Friday, June 4, 2010

Politics: The Leader Matters

TORONTO, ONTARIO - A recent Angus-Reid survey on the Federal political parties in Canada has gotten relatively little attention. The headline result is hardly surprising--the Conservatives continue to hold a party-preference lead with 35%, with the Liberals trailing at 27%, and the New Democratic Party (NDP) at 19%. What's interesting, though, is that they also looked at what would happen if the latter two left-of-center parties merged (the New Liberals?)--and the results are not necessarily what one would expect, and very dependent on the leader of that new party.

On the surface, one might think that a Liberal-NDP merger would simply combine their support to create a solid 46% preference, well ahead of the Conservatives even if some modest defections from the combined party from purists took place. That isn't what would happen at all, according to the survey. If current Liberal leader Michael Ignatieff were to head the party, it would only poll at 34%, with the Conservatives up to 40%. That might sound like centrists amongst the Liberals abandoning the new party because of its history with the NDP, but that doesn't seem to be the case.

If current NDP leader Jack Layton led the new party, it would actually be ahead in the polls at 43%, leading the Conservatives at 37%, not that far from the simple combination prediction. Furthermore, the combined party is strong in much of the country in this scenario, including a 10-point lead over the Bloc in Quebec. One could make the case that this is the baseline for Liberal-leaning voters that could not stand the influence of the NDP--marking that group as only something like 2-3% of voters.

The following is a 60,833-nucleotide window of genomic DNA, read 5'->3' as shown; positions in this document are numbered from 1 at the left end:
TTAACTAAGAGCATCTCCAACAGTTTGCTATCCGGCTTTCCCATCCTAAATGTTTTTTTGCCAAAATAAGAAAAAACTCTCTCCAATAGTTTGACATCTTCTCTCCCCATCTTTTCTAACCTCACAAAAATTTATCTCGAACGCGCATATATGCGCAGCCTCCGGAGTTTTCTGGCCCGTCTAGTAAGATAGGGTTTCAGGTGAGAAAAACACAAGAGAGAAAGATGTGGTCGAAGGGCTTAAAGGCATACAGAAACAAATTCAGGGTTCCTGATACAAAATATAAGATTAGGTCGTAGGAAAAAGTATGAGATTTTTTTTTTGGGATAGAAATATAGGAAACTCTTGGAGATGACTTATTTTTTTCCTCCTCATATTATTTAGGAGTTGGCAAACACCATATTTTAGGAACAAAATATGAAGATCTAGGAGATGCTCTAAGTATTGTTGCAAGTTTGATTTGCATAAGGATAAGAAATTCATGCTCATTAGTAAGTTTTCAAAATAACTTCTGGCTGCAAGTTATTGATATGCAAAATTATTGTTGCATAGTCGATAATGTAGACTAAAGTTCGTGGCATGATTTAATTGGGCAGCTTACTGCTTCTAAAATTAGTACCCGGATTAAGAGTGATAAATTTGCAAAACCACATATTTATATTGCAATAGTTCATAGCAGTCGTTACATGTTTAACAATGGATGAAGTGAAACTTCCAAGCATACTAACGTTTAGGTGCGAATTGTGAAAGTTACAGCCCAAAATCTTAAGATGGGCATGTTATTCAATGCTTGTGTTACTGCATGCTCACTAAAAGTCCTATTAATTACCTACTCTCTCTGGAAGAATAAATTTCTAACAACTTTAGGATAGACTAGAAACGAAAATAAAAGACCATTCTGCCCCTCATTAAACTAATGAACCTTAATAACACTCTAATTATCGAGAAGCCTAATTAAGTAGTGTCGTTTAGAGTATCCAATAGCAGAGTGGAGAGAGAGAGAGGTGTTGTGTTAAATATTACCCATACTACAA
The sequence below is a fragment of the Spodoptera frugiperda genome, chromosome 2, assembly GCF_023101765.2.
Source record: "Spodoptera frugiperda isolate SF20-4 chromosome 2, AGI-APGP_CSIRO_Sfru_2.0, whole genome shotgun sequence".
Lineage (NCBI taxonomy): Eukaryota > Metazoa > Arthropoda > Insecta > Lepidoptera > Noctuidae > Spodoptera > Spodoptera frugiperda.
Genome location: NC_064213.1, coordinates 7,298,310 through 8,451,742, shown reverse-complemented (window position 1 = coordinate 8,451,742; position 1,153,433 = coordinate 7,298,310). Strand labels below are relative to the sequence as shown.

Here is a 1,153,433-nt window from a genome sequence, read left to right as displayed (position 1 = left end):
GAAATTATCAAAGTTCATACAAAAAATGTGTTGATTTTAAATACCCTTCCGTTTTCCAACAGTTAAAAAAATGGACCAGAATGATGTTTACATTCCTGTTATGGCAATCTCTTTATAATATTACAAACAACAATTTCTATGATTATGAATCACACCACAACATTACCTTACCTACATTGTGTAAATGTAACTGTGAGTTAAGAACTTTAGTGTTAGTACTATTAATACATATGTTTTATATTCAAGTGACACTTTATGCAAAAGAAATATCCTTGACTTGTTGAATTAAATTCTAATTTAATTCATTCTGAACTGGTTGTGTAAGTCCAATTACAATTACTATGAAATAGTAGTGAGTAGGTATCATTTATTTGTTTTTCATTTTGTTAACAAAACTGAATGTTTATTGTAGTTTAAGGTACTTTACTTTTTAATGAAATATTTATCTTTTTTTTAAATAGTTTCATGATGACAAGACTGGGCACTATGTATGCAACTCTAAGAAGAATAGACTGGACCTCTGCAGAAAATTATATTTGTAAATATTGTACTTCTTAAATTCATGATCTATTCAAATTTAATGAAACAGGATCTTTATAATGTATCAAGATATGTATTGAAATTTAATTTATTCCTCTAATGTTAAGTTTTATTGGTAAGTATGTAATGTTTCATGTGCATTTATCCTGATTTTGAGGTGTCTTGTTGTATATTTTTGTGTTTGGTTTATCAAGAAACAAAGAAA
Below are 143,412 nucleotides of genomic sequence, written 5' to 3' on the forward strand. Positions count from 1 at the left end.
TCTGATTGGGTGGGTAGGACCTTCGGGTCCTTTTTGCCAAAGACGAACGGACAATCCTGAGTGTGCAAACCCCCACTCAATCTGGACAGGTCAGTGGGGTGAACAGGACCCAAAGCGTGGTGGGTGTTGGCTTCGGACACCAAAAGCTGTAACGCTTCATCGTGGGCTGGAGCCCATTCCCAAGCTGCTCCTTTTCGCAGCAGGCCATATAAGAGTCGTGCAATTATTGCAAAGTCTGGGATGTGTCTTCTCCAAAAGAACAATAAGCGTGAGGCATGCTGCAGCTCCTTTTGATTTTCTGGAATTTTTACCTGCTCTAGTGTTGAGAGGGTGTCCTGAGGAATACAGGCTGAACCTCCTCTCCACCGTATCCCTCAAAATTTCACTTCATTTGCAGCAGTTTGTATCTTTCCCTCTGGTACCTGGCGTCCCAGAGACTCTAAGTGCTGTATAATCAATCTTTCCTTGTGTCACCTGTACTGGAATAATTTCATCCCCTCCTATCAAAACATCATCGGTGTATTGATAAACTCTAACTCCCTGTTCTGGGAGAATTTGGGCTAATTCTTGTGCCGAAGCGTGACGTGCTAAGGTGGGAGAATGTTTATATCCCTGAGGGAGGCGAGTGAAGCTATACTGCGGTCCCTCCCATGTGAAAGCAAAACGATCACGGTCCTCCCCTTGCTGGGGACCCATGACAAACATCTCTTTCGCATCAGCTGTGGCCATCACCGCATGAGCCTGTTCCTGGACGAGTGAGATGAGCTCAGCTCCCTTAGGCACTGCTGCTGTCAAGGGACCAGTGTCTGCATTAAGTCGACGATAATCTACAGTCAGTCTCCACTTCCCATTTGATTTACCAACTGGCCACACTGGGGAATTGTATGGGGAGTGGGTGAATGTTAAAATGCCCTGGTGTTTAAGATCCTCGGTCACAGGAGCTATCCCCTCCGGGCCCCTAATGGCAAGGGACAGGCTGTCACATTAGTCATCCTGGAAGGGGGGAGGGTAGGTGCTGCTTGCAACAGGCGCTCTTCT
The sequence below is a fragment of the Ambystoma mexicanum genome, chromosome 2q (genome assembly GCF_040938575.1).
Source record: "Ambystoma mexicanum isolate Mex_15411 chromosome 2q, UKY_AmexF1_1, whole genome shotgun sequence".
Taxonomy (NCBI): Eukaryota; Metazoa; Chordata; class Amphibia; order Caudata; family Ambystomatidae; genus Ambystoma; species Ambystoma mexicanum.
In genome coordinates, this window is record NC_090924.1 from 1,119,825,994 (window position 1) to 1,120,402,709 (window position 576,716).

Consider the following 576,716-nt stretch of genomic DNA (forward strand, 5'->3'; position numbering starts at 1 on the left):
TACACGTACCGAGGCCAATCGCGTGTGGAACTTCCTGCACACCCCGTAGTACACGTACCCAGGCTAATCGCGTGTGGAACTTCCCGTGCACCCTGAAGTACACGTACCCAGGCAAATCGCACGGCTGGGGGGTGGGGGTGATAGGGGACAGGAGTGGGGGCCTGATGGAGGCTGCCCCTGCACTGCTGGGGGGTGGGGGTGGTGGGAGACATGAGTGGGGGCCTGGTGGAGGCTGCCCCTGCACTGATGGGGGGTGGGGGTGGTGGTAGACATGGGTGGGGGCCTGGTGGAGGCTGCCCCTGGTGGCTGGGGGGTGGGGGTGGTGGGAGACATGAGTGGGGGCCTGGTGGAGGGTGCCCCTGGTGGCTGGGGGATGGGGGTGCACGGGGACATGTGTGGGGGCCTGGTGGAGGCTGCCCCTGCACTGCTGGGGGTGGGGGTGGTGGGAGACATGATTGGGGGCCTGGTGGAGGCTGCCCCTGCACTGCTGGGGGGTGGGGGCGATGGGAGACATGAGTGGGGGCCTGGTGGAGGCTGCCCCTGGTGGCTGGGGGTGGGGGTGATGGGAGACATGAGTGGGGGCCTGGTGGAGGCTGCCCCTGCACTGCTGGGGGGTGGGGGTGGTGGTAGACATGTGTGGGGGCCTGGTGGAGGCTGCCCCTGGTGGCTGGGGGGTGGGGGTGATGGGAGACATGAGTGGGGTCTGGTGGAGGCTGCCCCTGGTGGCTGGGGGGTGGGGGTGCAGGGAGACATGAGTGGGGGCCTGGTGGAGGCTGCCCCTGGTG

So what's going on with the Ignatieff-as-leader numbers? It's not having NDP defections because a Liberal would be leading the combined party. With Liberal Bob Rae as leader of the new party, there's a 38% tie between the new party and the Conservatives. Considering that Bob Rae has significant baggage in Ontario as a result of his time as premier and is hardly a "generic Liberal," this implies that the generic NDP defections would be less than 8% (and one would not expect them, for ideological reasons, to run to the Conservatives).

It pretty much has to come down to individual leadership. Whether because of Conservative advertising or his own actions, Ignatieff is not positively viewed by the electorate, and that clearly matters to voters more than the ideology of the party that he leads. On the other hand, Layton is apparently viewed quite positively (at least by those leaning left). I've long held that political leadership is important, and this poll seems to demonstrate that quite strongly.

While a Liberal-NDP merger or even formal coalition is far from likely at this stage, the Conservatives have to be taking note of this poll. I could imagine that we might start seeing some negative advertising directed at Jack Layton. This would be a dangerous game--Layton has publicly spoke about his ongoing battle with prostate cancer and any negative advertising would be seen as picking on a physically weakened man who is widely expected to only lead his party for one more election.

A far more interesting topic may not be who would lead a combined Liberal-NDP alliance if it formed tomorrow, but who would lead it in the future after Ignatieff, Layton, and the other current players move on. Could it be Liberal Ken Dryden? The NDP's Thomas Mulcair? There will be a search for leadership in Canada, whether for the Liberals and NDP individually or as one, as well as for a new Conservative leader someday. The country will only benefit if competent and effective leaders emerge.

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